of Australia’s existing taxation arrangements for transport with implications for the
Commonwealth-State fiscal balance. However, it is critical the delivery of transport policy
objectives, must be the focus of the reform process, not simply the creation of new
taxation revenue.

The Review of Australia’s Future Taxation System (the Henry Review) provides an
opportunity to consider opportunities for reforming taxes and other charges that distort
the economics of transport use. Central to this consideration should be the impacts of
these fees and charges on the objectives of the Council of Australian Governments (COAG)
transport reform agenda.

2	Setting the Scene:
   Why Do We Need Road Pricing?
  Australia’s population growth over the past 20 years has accelerated the demand for
  infrastructure and services, particularly in our capital cities. Population projections prepared
  for Infrastructure Partnerships Australia suggest that Australia’s population could reach 37.8
  million in 20562.

      Figure 2

  Australian Population, 1850 - 2050
  Source: IBISWorld (2008)

                38                                                                                                                                                  37.8
                34                                                                                                                                           33.4
                30                                                                                                                                   29.3
                26                                                                                                                            25.6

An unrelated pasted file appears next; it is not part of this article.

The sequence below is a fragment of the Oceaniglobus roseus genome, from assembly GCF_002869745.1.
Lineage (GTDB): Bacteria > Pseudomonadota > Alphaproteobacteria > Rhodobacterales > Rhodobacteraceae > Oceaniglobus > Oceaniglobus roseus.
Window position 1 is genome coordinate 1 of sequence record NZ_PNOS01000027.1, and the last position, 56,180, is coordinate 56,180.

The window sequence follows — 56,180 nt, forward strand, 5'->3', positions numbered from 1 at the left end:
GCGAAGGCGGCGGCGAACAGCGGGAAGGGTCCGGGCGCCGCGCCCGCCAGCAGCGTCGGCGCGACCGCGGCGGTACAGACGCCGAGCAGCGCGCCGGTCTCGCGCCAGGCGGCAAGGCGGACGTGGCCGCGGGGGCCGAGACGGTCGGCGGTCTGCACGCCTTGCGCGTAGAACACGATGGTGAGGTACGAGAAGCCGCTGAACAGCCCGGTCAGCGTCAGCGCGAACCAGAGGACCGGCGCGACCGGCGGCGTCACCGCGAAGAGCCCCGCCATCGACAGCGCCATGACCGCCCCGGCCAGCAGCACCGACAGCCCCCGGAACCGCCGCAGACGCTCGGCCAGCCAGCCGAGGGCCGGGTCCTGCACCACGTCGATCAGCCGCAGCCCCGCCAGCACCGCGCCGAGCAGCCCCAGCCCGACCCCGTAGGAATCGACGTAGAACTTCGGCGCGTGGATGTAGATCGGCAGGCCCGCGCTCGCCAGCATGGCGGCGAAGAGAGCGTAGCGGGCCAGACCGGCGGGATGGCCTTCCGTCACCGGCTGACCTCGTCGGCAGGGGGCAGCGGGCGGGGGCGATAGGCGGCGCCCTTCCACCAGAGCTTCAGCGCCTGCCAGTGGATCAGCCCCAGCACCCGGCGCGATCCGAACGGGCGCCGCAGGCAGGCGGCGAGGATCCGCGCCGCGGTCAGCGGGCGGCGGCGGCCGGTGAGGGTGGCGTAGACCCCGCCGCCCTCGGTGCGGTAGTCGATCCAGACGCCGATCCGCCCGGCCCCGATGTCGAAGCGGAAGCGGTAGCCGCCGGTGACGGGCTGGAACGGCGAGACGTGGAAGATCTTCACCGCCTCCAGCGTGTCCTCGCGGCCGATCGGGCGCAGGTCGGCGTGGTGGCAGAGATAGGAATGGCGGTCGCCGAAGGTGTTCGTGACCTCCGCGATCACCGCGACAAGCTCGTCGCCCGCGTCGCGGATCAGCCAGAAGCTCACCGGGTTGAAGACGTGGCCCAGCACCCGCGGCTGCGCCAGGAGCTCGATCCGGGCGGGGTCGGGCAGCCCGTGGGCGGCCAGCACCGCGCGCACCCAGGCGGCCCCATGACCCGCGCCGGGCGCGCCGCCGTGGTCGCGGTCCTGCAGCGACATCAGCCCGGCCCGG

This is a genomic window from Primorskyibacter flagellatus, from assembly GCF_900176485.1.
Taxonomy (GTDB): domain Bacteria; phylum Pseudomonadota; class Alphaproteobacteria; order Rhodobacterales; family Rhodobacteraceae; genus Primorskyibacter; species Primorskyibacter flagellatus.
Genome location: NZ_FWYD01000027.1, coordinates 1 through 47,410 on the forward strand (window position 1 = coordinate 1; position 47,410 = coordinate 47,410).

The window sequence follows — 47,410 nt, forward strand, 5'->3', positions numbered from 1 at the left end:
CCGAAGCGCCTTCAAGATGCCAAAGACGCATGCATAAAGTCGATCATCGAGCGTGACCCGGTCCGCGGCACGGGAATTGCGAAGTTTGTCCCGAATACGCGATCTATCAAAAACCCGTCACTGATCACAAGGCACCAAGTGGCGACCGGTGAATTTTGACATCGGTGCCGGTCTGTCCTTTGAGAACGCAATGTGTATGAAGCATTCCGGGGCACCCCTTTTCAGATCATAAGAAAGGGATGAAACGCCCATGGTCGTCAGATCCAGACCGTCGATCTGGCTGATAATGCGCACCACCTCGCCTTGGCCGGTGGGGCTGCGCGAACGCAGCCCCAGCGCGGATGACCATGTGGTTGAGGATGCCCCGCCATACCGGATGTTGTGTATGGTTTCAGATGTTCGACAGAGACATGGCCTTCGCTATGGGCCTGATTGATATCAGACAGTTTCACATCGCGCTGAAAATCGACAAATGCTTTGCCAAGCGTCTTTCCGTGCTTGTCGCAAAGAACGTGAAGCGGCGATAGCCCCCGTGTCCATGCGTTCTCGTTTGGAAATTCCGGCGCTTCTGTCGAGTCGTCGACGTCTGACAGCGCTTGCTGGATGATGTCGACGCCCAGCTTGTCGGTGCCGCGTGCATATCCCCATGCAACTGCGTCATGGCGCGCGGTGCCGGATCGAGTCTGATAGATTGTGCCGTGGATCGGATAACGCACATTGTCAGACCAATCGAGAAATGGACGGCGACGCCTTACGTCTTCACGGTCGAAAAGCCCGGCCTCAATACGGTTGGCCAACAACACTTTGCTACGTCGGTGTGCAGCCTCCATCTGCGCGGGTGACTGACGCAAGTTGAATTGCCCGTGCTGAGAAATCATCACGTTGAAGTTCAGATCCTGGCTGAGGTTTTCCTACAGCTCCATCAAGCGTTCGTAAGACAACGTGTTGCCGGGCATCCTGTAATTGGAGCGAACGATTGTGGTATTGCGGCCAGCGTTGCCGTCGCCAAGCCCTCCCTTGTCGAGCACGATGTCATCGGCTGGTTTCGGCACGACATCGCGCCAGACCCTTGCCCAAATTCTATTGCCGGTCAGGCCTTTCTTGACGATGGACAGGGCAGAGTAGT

Forecasts (IBISWorld)                                  year, ended June

  It is apparent that the scale of population growth is outstripping the capacity of Australian
  governments to supply the required supporting infrastructure. The sectors most affected
  by this supply and demand side imbalance are transport, health, education and utilities. In
  transport, demand management measures offer an opportunity to enhance productivity
  across the national economy and to better meet the expectations of the community in
  terms of access to functional, reliable and efficient transport networks. This growth is
  expected to continue over the coming 25 years as the freight and passenger tasks double
  in line with population and economic growth.

  2     IBIS World (2008)

2.1 The Established ‘Hands Off’ Approach to Managing
Over recent decades, regulatory reform has played a critical role in better managing
the supply and demand for monopoly network infrastructure, such as energy,
telecommunications and water. These continuing reforms have played an important part in
modernising access to finite assets within these infrastructure classes.

This approach contrasts markedly to the ‘hands off’ approach to the management of
transport networks, where it has been assumed that the inherent costs of accessing
transport infrastructure like fuel and vehicle maintenance, will of themselves act as a signal
to dampen demand for access to road space.

The expectation that underpins this approach is a belief that people will adjust travel
behaviours according to trade offs between the way they value time and the levels of
service offered by the road network. Costs of travel include lost time, fuel and vehicle
maintenance, which increase during periods of high demand, such as peak hour congestion.